Michael Meissner illustration
While most of the folks who move to Murphy, N.C., are transplanted Floridians seeking relief from the heat, my husband Rick and I are from the Maryland foothills.
Considering that our difference in latitude is offset by the difference in altitude, Murphy and New Market, Md., have similar temperatures most of the year. Retiring to a place with the same climate wouldn’t make sense to most people, but climate’s not why we came.
We came for the peace and tranquility of the mountains.
We stayed because of the people.
We have been hanging out in these mountains for years. At first we came to visit Rick’s clan of relatives who are from Franklin. We were drawn back by the windy mountain roads, which offer some of the best motorcycling on the East Coast. Our cousins (Floridians) moved to Topton, and we bunked with them so often it became embarrassing.
Finally we bought our own cabin in a lovely spot between Murphy and Brasstown. We wake in the morning to a view of the old man mountain still hugging a blanket of fog up to his chin. As we go about our day riding the country roads past the farms and forests, we can’t help but smile comparing them to the traffic and strip malls up north. In the evening we soak up local culture at the John C. Campbell Folk School, attending wildlife lectures, craft demonstrations and bluegrass concerts. We fall asleep at night serenaded by the Chuck-will’s-widow and the barred owl.
This being our second home until we can manage to retire, it had to be set up from scratch. What seemed a daunting task at first became a delightful opportunity to meet the local people. One contact led to another as we hunted for furniture, appliances and supplies. Our realtor told us where to find a good mattress. That man sent us to a furniture shop. That lady recommended a place to get a television. And so on.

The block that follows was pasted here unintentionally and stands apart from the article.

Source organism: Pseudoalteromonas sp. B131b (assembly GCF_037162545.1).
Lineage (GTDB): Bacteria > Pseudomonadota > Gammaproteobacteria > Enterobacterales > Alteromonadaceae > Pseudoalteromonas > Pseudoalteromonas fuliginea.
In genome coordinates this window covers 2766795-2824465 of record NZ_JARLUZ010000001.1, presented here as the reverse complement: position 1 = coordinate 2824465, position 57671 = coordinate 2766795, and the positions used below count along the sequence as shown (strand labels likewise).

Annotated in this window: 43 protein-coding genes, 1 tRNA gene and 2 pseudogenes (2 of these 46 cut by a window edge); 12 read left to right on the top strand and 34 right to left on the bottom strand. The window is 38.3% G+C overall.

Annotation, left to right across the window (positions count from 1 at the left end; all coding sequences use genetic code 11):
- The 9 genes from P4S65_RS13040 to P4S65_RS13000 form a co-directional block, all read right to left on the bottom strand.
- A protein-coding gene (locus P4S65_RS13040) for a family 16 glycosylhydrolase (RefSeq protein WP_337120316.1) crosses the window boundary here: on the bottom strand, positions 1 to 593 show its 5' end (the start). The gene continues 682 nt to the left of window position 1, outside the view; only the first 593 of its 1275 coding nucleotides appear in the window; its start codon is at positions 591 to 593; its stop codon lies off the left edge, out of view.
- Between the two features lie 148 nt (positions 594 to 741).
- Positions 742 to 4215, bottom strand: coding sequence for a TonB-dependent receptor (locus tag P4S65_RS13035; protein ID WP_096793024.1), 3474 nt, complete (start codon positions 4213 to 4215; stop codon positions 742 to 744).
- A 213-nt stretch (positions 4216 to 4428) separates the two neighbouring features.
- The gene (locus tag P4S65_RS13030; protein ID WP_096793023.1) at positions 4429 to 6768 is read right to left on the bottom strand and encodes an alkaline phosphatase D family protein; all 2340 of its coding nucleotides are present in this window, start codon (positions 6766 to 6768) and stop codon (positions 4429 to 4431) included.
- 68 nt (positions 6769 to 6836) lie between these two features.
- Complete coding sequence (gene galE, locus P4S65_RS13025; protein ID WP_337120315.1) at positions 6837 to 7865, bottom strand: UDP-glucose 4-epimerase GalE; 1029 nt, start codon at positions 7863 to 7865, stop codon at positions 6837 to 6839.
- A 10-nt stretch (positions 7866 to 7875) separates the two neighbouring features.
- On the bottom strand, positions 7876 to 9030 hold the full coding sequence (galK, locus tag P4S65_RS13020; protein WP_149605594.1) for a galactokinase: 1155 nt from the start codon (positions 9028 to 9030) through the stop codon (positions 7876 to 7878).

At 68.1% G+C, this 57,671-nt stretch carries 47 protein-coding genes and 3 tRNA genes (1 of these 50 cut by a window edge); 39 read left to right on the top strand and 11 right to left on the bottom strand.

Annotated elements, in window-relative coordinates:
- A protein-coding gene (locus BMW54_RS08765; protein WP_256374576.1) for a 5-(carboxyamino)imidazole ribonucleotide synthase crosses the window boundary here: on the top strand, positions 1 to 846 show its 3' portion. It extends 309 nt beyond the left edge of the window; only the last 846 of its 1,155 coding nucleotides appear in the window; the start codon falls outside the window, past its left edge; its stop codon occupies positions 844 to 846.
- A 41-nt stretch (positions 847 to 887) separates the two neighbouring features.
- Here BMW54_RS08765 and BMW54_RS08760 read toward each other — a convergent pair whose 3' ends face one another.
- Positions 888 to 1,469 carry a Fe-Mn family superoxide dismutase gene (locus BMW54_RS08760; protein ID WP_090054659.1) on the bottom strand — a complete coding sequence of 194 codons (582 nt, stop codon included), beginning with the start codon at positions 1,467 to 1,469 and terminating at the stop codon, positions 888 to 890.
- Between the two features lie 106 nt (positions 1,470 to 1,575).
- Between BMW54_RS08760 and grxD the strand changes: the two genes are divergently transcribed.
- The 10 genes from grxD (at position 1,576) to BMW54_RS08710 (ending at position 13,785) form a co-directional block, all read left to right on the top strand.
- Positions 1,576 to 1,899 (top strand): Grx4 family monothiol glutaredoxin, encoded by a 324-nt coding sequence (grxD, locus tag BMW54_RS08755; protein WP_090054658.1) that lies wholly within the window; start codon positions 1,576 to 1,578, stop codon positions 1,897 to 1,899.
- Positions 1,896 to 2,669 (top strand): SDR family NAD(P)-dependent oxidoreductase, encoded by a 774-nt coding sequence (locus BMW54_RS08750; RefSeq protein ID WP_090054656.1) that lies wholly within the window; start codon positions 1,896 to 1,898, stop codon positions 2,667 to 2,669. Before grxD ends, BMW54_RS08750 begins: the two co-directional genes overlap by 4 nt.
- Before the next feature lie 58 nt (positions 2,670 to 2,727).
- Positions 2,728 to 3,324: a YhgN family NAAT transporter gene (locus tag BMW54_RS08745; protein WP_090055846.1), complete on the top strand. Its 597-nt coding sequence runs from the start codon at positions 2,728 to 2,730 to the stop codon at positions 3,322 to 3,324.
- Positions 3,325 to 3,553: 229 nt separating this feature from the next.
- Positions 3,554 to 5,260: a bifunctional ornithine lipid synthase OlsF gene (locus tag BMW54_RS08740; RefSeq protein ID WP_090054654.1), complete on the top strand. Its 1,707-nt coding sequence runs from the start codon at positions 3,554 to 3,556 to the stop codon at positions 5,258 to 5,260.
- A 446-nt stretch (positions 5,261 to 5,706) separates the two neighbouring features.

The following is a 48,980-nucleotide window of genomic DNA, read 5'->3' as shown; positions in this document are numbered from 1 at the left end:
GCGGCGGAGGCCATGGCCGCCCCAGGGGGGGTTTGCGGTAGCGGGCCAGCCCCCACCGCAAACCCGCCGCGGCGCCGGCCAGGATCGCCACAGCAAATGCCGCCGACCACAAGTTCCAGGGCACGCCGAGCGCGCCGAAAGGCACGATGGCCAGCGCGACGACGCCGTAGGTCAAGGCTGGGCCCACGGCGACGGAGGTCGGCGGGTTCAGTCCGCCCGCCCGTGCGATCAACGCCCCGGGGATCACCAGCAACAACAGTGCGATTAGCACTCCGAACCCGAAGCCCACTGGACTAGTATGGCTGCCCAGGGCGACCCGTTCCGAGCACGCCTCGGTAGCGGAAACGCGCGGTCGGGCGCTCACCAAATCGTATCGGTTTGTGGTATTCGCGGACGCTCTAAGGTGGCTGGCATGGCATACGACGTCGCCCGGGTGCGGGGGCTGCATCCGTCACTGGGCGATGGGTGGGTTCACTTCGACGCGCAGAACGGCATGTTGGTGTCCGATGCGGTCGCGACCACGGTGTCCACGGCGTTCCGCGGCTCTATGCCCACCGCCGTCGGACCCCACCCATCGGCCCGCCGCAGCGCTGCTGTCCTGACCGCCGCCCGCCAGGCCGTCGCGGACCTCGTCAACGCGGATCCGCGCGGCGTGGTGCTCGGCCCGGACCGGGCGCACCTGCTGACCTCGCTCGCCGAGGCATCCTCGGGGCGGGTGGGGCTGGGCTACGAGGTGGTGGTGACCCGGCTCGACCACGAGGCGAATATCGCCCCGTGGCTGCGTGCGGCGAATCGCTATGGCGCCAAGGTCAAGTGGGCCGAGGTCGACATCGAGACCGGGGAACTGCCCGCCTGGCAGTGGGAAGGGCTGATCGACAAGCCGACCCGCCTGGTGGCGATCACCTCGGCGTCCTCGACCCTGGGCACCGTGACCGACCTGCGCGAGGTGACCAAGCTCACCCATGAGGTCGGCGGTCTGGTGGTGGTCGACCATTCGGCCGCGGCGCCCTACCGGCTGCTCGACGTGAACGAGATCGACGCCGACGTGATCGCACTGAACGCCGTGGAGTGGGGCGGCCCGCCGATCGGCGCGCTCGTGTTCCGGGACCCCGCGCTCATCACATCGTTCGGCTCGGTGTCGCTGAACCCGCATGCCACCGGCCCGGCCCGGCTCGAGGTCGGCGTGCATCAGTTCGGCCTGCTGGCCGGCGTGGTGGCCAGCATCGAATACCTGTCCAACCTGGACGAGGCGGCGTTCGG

Everyone knew everyone else. And they all had stories to tell. The man who delivered our dining room table regaled us with the gory details of sewing up his hunting dog’s injuries on the tailgate of his pick-up truck after a run-in with a wild boar. The refrigerator deliveryman admired our hound and gave us a full account of the different hound dog breeds. The baker filled us in on the history of the local liquor laws, relating stories of a time when this little sleepy town seemed as lawless and drunken as the Wild West. A neighbor turned us on to the joys of bargain hunting at the famous Tuesday Flea Market. By the time our cabin was furnished, we felt like part of the community.
Perhaps because it’s not so crowded here, folks take the time to wave, to talk, to help in ways that have become woefully uncommon in the hustle-bustle of our northern town. When my husband developed a terrible toothache one weekend, our realtor (the source of much good information) called his dentist at home to ask if he’d come in on his day off. He did so cheerfully, and he prescribed medication to get my husband through the weekend. The dentist called several times a day to check on Rick, who continued to feel worse. When it became apparent that a root canal procedure was necessary, he called in a favor from an endodontist in a neighboring town. That doctor and his assistant saw us on a Sunday morning and, in no time at all the problem was solved. That sort of care just isn’t common in a big city.
Rick and I have traveled all over the 50 states and many foreign countries as well, so we know that people everywhere can be warm and friendly. We have seen lovely scenery and homey little towns. We have enjoyed soaking up the local culture wherever we’ve gone and have often said to each other, “Wouldn’t it be cool to actually live here?”
With so many wonderful possibilities, we feel blessed to have found our perfect home nestled under the sheltering hills of Western North Carolina.